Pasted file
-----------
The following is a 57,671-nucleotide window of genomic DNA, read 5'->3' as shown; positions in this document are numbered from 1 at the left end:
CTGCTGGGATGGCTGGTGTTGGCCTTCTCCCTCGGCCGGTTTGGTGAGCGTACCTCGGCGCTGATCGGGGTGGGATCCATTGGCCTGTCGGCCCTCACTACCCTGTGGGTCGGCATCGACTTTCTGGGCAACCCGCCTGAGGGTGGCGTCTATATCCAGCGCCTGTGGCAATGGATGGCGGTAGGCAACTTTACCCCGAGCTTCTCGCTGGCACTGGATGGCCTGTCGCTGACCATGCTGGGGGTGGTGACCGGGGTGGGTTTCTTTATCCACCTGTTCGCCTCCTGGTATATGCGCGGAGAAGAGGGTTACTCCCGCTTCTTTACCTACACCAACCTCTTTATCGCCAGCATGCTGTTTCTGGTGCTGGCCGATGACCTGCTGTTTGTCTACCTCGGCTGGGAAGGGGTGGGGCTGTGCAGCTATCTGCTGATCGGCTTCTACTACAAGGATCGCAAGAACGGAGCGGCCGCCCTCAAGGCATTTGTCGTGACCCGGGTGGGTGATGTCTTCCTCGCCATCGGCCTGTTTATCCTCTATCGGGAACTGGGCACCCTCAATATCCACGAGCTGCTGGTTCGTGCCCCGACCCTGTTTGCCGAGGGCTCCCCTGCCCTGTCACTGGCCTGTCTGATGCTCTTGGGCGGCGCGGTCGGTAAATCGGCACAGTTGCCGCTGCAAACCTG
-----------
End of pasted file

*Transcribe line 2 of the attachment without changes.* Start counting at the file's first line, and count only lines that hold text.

CTGCTGGGATGGCTGGTGTTGGCCTTCTCCCTCGGCCGGTTTGGTGAGCGTACCTCGGCGCTGATCGGGGTGGGATCCATTGGCCTGTCGGCCCTCACTACCCTGTGGGTCGGCATCGACTTTCTGGGCAACCCGCCTGAGGGTGGCGTCTATATCCAGCGCCTGTGGCAATGGATGGCGGTAGGCAACTTTACCCCGAGCTTCTCGCTGGCACTGGATGGCCTGTCGCTGACCATGCTGGGGGTGGTGACCGGGGTGGGTTTCTTTATCCACCTGTTCGCCTCCTGGTATATGCGCGGAGAAGAGGGTTACTCCCGCTTCTTTACCTACACCAACCTCTTTATCGCCAGCATGCTGTTTCTGGTGCTGGCCGATGACCTGCTGTTTGTCTACCTCGGCTGGGAAGGGGTGGGGCTGTGCAGCTATCTGCTGATCGGCTTCTACTACAAGGATCGCAAGAACGGAGCGGCCGCCCTCAAGGCATTTGTCGTGACCCGGGTGGGTGATGTCTTCCTCGCCATCGGCCTGTTTATCCTCTATCGGGAACTGGGCACCCTCAATATCCACGAGCTGCTGGTTCGTGCCCCGACCCTGTTTGCCGAGGGCTCCCCTGCCCTGTCACTGGCCTGTCTGATGCTCTTGGGCGGCGCGGTCGGTAAATCGGCACAGTTGCCGCTGCAAACCTG